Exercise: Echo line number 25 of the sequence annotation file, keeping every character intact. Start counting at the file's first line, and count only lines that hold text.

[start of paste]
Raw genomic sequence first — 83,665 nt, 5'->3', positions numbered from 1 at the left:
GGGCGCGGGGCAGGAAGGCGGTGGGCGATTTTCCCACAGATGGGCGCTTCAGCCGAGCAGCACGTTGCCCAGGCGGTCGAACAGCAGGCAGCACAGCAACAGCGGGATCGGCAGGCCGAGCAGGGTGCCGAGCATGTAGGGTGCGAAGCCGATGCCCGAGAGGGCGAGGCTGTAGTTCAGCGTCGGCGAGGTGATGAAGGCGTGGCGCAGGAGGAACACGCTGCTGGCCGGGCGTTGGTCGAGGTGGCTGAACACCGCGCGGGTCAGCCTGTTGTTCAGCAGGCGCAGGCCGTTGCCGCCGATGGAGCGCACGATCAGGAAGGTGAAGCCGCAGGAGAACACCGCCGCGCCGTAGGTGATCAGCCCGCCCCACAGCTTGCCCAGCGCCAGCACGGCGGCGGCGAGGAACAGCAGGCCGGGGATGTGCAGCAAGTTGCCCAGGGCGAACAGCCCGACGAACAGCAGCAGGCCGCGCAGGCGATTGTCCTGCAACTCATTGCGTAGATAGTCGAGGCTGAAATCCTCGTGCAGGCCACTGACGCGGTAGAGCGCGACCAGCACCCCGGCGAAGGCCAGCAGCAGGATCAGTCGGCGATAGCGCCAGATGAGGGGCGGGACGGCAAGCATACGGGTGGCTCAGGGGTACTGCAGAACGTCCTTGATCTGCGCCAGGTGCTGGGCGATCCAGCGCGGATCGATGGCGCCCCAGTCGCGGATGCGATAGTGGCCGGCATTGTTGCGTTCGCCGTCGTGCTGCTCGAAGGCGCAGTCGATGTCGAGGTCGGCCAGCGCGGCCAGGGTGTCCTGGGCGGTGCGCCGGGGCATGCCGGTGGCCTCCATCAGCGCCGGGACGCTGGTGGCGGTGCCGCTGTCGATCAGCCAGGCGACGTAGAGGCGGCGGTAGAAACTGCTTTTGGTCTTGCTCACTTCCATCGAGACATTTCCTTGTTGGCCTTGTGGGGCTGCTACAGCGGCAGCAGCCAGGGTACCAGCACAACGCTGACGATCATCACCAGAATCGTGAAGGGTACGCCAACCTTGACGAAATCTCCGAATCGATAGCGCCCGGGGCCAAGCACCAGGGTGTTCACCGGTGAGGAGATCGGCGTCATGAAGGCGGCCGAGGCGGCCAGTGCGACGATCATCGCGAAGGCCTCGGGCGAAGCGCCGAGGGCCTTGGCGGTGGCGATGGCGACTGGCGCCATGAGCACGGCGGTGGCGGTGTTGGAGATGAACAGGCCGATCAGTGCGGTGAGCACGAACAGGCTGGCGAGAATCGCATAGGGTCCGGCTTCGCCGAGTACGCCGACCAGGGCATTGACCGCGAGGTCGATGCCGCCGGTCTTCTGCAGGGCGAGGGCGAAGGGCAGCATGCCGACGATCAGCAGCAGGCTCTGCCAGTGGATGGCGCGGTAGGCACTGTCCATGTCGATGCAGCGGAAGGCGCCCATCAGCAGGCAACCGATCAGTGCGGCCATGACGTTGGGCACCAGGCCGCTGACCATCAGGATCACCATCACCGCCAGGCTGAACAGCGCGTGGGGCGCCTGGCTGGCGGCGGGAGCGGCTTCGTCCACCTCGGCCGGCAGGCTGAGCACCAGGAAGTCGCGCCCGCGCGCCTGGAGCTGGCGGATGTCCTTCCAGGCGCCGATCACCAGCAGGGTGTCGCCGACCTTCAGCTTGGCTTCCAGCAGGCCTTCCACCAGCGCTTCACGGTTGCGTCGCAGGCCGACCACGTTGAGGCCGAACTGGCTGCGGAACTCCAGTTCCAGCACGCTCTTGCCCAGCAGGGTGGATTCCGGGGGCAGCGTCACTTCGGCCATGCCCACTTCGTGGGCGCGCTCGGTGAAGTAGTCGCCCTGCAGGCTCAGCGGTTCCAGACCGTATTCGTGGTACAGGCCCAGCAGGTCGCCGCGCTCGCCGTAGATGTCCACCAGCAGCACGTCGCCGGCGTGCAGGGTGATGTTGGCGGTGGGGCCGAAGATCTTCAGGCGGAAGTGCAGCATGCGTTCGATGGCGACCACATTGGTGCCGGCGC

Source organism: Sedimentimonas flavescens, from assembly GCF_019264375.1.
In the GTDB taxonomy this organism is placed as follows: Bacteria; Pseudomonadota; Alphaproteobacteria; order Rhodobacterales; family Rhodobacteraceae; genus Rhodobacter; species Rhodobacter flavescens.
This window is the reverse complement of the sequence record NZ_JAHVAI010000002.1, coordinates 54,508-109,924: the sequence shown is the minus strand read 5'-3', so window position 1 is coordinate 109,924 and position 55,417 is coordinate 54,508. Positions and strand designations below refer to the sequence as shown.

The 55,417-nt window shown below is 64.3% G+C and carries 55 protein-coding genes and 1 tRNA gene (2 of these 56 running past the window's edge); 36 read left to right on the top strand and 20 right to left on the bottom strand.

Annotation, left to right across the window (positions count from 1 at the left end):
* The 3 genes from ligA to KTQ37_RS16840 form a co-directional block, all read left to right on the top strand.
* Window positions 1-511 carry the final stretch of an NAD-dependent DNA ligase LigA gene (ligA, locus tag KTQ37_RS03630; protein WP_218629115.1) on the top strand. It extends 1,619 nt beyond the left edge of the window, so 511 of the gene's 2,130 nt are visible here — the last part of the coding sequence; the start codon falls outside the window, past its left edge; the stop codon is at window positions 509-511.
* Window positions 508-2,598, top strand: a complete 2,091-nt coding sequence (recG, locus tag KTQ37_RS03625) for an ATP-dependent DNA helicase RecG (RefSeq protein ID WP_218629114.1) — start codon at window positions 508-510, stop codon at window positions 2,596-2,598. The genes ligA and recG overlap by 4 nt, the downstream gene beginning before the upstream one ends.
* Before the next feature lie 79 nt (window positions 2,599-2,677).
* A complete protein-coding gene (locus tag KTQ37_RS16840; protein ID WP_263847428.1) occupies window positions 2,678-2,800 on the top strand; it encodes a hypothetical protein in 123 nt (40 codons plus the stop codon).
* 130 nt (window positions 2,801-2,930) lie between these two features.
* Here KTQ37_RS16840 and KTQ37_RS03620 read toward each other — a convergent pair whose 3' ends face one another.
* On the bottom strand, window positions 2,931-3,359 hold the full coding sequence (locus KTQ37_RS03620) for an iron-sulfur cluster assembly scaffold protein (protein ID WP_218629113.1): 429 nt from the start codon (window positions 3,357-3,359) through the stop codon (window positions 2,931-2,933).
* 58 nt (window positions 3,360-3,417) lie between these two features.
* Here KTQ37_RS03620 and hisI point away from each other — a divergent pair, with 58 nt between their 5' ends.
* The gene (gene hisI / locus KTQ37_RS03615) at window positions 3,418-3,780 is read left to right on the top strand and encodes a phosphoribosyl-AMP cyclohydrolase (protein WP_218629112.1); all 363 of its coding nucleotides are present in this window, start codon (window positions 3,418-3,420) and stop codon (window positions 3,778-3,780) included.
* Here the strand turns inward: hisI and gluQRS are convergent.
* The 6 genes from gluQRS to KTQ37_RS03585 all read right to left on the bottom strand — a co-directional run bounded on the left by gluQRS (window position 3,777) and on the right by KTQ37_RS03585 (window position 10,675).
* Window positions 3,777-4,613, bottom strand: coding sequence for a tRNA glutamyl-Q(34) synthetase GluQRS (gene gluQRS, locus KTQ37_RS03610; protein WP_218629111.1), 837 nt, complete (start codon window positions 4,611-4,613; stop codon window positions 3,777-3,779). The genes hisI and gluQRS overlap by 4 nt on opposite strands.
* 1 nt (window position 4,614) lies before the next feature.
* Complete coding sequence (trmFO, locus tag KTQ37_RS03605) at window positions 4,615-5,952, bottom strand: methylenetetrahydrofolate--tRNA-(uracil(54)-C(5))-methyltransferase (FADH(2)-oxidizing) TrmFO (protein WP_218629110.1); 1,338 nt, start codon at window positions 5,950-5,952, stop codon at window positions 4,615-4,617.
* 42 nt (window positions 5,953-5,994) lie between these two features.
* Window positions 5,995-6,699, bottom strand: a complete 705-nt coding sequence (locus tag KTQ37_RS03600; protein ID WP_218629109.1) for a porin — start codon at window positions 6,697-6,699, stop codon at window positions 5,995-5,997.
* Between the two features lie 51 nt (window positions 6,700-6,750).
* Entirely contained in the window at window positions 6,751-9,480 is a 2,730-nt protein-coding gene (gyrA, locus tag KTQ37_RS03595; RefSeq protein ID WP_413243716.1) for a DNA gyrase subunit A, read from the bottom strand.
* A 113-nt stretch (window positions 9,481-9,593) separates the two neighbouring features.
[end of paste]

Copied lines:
* Window positions 5,995-6,699, bottom strand: a complete 705-nt coding sequence (locus tag KTQ37_RS03600; protein ID WP_218629109.1) for a porin — start codon at window positions 6,697-6,699, stop codon at window positions 5,995-5,997.